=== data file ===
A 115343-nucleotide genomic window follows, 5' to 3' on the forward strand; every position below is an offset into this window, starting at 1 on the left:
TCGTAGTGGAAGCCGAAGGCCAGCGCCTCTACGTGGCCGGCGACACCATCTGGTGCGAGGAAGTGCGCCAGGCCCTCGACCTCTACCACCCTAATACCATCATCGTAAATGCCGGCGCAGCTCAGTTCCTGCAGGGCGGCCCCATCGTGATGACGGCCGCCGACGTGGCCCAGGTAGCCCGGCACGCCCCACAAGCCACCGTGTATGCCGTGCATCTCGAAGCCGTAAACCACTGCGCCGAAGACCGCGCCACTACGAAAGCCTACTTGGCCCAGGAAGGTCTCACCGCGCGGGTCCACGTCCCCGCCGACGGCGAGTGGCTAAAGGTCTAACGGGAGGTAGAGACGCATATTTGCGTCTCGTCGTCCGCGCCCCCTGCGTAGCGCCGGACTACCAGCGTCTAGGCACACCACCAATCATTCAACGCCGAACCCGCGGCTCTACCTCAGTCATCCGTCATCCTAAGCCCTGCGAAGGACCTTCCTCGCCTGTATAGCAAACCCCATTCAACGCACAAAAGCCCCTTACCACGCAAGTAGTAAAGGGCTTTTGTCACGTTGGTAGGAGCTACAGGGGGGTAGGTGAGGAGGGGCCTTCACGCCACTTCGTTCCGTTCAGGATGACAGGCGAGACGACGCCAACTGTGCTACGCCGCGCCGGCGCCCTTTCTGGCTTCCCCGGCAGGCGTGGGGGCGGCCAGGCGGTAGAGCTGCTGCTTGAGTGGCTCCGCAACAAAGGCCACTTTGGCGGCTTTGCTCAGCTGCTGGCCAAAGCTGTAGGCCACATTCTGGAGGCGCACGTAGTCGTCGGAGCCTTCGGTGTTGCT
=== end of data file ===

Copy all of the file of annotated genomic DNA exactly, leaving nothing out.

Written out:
A 115343-nucleotide genomic window follows, 5' to 3' on the forward strand; every position below is an offset into this window, starting at 1 on the left:
TCGTAGTGGAAGCCGAAGGCCAGCGCCTCTACGTGGCCGGCGACACCATCTGGTGCGAGGAAGTGCGCCAGGCCCTCGACCTCTACCACCCTAATACCATCATCGTAAATGCCGGCGCAGCTCAGTTCCTGCAGGGCGGCCCCATCGTGATGACGGCCGCCGACGTGGCCCAGGTAGCCCGGCACGCCCCACAAGCCACCGTGTATGCCGTGCATCTCGAAGCCGTAAACCACTGCGCCGAAGACCGCGCCACTACGAAAGCCTACTTGGCCCAGGAAGGTCTCACCGCGCGGGTCCACGTCCCCGCCGACGGCGAGTGGCTAAAGGTCTAACGGGAGGTAGAGACGCATATTTGCGTCTCGTCGTCCGCGCCCCCTGCGTAGCGCCGGACTACCAGCGTCTAGGCACACCACCAATCATTCAACGCCGAACCCGCGGCTCTACCTCAGTCATCCGTCATCCTAAGCCCTGCGAAGGACCTTCCTCGCCTGTATAGCAAACCCCATTCAACGCACAAAAGCCCCTTACCACGCAAGTAGTAAAGGGCTTTTGTCACGTTGGTAGGAGCTACAGGGGGGTAGGTGAGGAGGGGCCTTCACGCCACTTCGTTCCGTTCAGGATGACAGGCGAGACGACGCCAACTGTGCTACGCCGCGCCGGCGCCCTTTCTGGCTTCCCCGGCAGGCGTGGGGGCGGCCAGGCGGTAGAGCTGCTGCTTGAGTGGCTCCGCAACAAAGGCCACTTTGGCGGCTTTGCTCAGCTGCTGGCCAAAGCTGTAGGCCACATTCTGGAGGCGCACGTAGTCGTCGGAGCCTTCGGTGTTGCT